By Coley Brown
Rare is the business leader who would question the importance of innovation, not only to promote growth within the organization, but also to ensure its very survival. Yet, although business leaders have invested significantly in innovation initiatives, a recent Accenture study found that more than half of corporate executives were disappointed with the returns on investment in innovation.
Why is there such a large gap between the need to innovate and the ability of organizations to actually innovate successfully? Executives tell us that the problem is not a lack of innovative ideas, but rather an inability to transform the best of these ideas into bottom-line results.
Many organizations have responded to this “innovation gap” by purchasing outside companies to acquire innovations and technologies with proven results. Acquisition has its merits, but often comes with its own set of costs and hurdles. In our experience, large organizations can successfully drive innovation internally, but it must be tied to finding and empowering their internal entrepreneurs. Leveraging these “intrapreneurs” is the key to generating bottom-line growth.
The process for transforming an enterprise’s maze of good ideas into bottom-line results can be achieved by following three steps:
1. Identifying the organization’s internal entrepreneurs.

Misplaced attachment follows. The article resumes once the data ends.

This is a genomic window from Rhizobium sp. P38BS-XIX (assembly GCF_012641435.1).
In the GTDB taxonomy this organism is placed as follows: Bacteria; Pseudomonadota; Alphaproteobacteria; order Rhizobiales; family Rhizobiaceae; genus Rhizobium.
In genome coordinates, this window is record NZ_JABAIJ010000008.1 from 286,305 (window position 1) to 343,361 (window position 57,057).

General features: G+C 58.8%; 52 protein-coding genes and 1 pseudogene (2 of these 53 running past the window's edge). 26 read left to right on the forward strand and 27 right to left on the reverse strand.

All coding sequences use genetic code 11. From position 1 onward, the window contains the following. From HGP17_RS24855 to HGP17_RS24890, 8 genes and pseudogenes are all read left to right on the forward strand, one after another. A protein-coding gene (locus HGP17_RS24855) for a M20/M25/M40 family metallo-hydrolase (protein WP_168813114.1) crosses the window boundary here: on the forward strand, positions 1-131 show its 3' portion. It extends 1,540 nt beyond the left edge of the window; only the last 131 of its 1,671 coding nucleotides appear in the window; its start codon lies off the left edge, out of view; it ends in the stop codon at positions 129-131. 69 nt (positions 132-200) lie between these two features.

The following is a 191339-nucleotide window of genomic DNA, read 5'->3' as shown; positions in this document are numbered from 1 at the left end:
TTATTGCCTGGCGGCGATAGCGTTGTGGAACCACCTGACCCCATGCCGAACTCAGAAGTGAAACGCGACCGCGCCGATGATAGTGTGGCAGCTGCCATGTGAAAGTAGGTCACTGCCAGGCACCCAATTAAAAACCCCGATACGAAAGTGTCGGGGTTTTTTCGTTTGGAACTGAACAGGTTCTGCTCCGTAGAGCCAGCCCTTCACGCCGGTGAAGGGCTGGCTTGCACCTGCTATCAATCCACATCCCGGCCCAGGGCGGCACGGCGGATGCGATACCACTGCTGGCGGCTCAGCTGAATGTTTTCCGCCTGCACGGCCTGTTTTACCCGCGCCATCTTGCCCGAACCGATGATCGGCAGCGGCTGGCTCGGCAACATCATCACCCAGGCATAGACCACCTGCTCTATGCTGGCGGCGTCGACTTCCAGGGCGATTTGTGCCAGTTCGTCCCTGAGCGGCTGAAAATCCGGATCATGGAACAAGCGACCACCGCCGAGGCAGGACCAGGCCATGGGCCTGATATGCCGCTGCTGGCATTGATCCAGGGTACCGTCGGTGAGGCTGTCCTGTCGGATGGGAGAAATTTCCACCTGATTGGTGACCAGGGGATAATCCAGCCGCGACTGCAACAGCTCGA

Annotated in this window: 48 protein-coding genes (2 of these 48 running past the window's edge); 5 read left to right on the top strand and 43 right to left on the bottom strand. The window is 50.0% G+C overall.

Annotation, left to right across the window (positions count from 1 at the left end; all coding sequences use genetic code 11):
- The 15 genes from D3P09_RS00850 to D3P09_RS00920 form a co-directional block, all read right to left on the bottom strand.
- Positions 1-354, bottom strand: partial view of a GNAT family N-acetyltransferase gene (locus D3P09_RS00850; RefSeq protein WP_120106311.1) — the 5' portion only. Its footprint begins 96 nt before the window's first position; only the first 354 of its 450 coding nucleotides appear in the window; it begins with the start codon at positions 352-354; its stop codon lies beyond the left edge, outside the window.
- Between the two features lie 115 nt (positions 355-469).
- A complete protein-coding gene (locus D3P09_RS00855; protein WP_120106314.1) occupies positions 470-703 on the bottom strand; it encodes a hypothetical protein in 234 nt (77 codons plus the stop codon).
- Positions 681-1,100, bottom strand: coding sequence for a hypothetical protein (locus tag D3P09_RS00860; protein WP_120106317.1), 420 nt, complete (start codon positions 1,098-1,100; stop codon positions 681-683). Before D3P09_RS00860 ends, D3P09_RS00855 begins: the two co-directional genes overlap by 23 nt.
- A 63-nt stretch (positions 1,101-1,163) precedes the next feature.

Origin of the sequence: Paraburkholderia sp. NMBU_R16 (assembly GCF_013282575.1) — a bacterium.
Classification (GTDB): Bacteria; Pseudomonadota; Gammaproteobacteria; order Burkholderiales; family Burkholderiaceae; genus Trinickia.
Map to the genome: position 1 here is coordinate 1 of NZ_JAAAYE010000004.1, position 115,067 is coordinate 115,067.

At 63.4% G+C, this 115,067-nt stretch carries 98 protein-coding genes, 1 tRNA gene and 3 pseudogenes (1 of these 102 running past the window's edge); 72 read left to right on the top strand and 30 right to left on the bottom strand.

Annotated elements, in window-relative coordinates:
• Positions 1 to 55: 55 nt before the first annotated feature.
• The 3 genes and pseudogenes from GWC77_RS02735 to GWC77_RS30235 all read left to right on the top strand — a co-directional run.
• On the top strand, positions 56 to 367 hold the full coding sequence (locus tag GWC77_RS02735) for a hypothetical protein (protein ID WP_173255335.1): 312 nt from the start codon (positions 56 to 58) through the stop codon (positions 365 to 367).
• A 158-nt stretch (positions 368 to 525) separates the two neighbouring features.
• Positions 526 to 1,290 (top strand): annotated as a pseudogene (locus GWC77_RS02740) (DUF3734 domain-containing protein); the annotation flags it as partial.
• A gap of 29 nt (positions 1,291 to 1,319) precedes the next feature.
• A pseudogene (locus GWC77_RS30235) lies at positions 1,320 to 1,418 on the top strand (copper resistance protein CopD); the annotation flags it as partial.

2. Empowering them with a process and program to build their entrepreneurial expertise.
3. Leveraging these empowered intrapreneurs to encourage others inside the organization to innovate.
A specialized “Open Innovation” program that engages external startups is an effective way to accomplish these three steps. In general, Open Innovation programs are used by large companies to solicit ideas and solutions to specific challenges from both inside and outside the organization. By leveraging startup founders’ entrepreneurial expertise to mentor and incubate intrapreneurs in a large organization, the organization can create an environment where intrapreneurs transform languishing ideas into results.
What qualities should an Open Innovation program look for when identifying an organization's intrapreneurs? A simple approach is to look at the skills found in successful entrepreneurs:
- Willingness to accept risk even if it means asking for forgiveness rather than permission
- Ability to accept failure and to pick up and move past failure
- A clear vision matched with a passion to overcome obstacles to achieve this vision
- Openness to new ideas and the flexibility to change course when initial approaches prove false
- Tenacious work ethic and willingness to do “whatever it takes to get the job done”
- Ability to work and communicate well with others